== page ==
Understanding the Israel-Palestine crisis—and how to help

The international community has called for a ceasefire and humanitarian assistance following days of escalating violence.

By Alice Austin

The past two weeks have seen surging violence in Israel and Palestine, with a series of events coinciding to spark the worst conflict the region has seen in years.

Tension has been building in the contested city of Jerusalem for several months due to the upcoming evictions in Sheikh Jarrah, a predominantly Palestinian neighborhood near the Old City in East Jerusalem. While the dispute over the area has spanned decades, it reached a head last year when Israel’s Supreme Court released an order to evict eight Palestinian families from their homes to make room for Jewish settlers. 

The decision added fuel to the flames of an already-volatile territorial dispute, which was intensified by the Muslim holy month of Ramadan. This year, Palestinians worshippers at Al Aqsa Mosque—one of Islam's most revered sites—were dispersed by Israeli police. While many stayed on to support the Palestinians facing evictions, their protests were met with stun grenades, skunk water, and rubber bullets.

The ensuing days have been defined by the most deadly volley of attacks in the area since 2014. According to the Gaza Health Ministry, at least 200 people have been killed since last week, including 61 children and 36 women. Over 1,000 have been injured. Hundreds of thousands in Gaza face shortages of clean water and medicine.

Recently, a growing number of rights watchdogs—including Human Rights Watchhave accused the Israeli government of apartheid and colonial ethnic cleansing, though Netanyahu rejects these allegations. The blockade of Gaza, Israeli officials have added, is a security measure to prevent Hamas, the Islamist militant group that controls Gaza and opposes Israel’s existence, from acquiring weapons.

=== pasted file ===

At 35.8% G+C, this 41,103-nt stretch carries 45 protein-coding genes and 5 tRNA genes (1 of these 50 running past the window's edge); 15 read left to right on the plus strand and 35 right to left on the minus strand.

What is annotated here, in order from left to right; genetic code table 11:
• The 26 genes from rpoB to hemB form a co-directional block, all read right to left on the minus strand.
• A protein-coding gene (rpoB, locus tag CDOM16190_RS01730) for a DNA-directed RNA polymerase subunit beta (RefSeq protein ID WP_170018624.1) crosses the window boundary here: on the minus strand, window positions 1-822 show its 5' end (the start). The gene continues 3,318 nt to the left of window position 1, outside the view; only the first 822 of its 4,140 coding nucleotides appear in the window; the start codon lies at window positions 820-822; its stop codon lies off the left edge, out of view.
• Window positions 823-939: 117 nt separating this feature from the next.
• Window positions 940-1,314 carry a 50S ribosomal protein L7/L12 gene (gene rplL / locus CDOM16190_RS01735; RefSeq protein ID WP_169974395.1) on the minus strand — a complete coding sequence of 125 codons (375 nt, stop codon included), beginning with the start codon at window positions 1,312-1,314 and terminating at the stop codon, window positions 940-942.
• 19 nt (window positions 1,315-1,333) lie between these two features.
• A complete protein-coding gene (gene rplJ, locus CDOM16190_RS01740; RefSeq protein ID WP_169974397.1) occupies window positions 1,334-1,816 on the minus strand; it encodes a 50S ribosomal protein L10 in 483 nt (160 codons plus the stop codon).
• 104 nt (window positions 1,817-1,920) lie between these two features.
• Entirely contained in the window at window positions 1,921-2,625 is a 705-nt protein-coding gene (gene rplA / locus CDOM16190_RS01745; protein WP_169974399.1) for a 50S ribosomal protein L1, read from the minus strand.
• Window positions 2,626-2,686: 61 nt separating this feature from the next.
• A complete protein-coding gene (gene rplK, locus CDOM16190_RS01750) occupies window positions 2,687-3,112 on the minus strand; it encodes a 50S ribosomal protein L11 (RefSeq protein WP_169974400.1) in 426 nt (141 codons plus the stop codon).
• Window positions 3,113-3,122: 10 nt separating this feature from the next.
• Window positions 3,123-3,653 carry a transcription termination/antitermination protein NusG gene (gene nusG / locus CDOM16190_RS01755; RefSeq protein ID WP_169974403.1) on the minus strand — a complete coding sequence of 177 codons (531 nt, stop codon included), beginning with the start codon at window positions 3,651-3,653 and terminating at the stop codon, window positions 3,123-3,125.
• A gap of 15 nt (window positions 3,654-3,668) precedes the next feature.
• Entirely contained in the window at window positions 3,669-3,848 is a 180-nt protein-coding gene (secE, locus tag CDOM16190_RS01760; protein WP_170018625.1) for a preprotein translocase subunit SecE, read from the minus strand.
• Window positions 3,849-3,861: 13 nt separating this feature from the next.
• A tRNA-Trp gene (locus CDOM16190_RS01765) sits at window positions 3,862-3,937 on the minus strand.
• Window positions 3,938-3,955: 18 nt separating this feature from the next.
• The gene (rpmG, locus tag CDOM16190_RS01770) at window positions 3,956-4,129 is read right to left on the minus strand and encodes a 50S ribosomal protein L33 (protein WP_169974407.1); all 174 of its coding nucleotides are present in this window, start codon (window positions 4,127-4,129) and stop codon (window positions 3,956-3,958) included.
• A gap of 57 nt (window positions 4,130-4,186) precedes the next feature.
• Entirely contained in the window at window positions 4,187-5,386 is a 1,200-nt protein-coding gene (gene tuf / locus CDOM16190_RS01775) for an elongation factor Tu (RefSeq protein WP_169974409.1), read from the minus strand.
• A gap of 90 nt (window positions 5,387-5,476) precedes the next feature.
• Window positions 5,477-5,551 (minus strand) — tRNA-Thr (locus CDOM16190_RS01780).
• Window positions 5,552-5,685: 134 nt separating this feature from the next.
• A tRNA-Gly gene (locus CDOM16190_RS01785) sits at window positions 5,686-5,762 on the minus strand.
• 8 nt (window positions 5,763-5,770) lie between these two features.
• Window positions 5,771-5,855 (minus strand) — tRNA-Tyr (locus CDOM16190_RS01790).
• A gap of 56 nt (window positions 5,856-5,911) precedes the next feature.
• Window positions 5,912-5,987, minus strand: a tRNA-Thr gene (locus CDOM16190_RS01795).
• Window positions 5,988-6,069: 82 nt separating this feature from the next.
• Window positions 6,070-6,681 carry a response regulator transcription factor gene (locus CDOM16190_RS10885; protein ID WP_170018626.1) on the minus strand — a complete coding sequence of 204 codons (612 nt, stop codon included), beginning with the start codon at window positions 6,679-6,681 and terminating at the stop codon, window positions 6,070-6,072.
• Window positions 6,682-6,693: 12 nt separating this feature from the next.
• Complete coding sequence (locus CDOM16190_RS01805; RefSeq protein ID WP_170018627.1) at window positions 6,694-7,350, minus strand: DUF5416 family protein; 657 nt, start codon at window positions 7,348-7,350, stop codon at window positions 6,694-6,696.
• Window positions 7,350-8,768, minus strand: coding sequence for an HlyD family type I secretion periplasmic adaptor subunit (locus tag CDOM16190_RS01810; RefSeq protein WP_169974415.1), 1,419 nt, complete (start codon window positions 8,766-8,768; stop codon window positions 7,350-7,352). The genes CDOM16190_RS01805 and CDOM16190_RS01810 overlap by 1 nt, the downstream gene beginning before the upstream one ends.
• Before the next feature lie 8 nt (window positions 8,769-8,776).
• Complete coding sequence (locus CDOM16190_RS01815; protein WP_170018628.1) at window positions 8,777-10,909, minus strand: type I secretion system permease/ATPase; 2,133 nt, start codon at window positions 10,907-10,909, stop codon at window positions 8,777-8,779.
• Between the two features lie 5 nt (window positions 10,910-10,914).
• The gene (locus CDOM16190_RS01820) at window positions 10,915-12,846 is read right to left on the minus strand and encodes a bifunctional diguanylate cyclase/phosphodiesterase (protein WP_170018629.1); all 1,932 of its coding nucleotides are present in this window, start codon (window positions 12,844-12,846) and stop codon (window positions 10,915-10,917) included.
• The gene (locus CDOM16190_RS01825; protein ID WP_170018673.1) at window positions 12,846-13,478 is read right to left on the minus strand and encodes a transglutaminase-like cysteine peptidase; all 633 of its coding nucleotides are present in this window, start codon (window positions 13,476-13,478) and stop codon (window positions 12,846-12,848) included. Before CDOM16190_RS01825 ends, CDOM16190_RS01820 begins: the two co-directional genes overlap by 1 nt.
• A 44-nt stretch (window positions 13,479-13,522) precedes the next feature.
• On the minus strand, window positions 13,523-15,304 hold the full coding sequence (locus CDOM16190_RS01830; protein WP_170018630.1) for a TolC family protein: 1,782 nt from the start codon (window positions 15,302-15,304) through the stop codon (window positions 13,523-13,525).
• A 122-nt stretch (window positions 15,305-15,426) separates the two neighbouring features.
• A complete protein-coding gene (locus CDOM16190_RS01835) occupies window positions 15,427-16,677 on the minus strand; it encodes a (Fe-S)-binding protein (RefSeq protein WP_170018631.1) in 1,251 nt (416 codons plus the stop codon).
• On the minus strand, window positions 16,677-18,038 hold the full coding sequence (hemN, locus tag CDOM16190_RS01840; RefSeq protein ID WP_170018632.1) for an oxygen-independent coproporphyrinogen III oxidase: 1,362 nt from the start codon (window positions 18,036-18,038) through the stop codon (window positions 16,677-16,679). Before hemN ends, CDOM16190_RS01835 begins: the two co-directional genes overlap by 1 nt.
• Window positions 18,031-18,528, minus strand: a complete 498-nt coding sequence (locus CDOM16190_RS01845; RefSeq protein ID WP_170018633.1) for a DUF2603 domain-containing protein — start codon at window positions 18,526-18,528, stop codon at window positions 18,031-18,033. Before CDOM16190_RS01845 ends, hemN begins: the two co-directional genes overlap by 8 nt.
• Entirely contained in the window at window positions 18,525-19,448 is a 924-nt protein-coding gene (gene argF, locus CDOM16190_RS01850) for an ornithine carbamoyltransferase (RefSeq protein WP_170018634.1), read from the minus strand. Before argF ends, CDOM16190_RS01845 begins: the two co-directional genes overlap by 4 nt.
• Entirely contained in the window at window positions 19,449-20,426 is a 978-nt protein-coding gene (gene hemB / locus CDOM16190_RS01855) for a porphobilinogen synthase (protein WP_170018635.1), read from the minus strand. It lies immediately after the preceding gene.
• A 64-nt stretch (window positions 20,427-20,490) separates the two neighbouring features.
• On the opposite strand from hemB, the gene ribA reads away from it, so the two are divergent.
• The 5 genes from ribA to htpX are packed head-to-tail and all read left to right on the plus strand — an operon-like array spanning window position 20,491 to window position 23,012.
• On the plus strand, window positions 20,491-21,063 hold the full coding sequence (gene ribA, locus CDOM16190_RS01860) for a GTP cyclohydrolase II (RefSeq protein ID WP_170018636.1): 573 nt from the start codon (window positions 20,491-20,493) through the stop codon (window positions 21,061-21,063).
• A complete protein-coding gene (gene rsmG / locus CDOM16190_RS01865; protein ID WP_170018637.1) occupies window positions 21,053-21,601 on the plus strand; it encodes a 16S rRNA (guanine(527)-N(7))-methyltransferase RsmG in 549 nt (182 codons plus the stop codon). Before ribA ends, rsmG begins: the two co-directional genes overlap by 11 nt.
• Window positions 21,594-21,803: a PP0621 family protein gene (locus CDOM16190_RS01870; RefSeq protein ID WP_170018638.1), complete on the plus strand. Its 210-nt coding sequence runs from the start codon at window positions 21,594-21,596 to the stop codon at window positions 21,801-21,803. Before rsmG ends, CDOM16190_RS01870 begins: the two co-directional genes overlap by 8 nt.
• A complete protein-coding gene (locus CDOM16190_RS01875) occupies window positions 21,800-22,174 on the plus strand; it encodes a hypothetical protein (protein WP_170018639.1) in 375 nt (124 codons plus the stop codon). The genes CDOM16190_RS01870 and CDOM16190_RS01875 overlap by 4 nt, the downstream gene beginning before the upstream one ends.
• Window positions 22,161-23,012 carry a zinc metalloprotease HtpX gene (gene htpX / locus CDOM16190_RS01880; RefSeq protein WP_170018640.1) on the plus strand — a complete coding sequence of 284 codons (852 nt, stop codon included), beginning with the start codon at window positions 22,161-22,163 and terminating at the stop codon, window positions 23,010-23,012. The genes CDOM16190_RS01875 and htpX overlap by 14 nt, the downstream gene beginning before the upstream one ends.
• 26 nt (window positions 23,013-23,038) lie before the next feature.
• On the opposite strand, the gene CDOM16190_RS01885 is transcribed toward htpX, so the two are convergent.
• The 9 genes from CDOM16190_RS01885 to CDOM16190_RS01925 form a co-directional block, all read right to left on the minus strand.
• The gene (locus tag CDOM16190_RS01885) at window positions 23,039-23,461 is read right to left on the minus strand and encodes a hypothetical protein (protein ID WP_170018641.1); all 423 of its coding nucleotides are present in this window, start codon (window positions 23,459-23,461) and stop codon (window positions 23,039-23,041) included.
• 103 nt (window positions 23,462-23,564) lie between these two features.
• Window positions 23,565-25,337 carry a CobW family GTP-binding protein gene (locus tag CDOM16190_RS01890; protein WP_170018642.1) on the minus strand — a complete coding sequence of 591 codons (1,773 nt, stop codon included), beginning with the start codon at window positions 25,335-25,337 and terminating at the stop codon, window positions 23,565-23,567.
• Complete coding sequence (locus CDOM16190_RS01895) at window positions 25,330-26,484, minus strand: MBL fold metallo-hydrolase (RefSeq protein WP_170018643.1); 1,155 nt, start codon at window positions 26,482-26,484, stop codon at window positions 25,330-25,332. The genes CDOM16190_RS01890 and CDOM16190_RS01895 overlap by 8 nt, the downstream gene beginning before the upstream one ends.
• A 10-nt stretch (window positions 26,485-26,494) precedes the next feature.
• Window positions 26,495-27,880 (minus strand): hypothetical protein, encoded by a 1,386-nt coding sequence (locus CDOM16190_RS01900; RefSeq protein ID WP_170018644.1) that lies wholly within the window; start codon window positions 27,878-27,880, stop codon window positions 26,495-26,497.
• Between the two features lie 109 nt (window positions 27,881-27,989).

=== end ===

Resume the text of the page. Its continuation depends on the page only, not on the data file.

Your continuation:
EDIT: On May 20, Israel and Hamas agreed to a ceasefire, bringing a tenuous halt to the 11 days of hostilities.

To help Palestinians, you can donate to the following organizations:

Medical Aid for Palestine

Medical Aid for Palestine (MAP) is a registered charity supporting the injured. They are providing essential medications, dressing, and fluids. They are also supporting the central blood bank. To donate, visit their website here.

Palestine Children’s Relief Fund

The Palestine Children’s Relief Fund has been working in the Middle East for over 25 years, offering surgery and urgent aid to children of all religions and nationalities. Donations help provide medication, volunteer surgeons, and other humanitarian services. To donate, visit their website here where you can select a monthly or one-off donation.

Palestine Appeal by Muslim Relief

The registered charity Muslim Relief have set up a Just Giving page in order to provide essentials to those affected by conflict. They are aiming to provide clean water, food packages, warm meals, clothes, and more essentials. To donate, visit the Just Giving page here.

If you can’t afford to donate, you can still enact change by writing your representative. 

FOA is a UK-based non-profit group campaigning for human rights that provides email templates to send to representatives. US and Canadian citizens can sign local petitions and write to their representatives using the resources listed here. All international readers can refer to this list detailing the contact information for their Ministers of Foreign Affairs.

Photo © Hosam Salem for The New York Times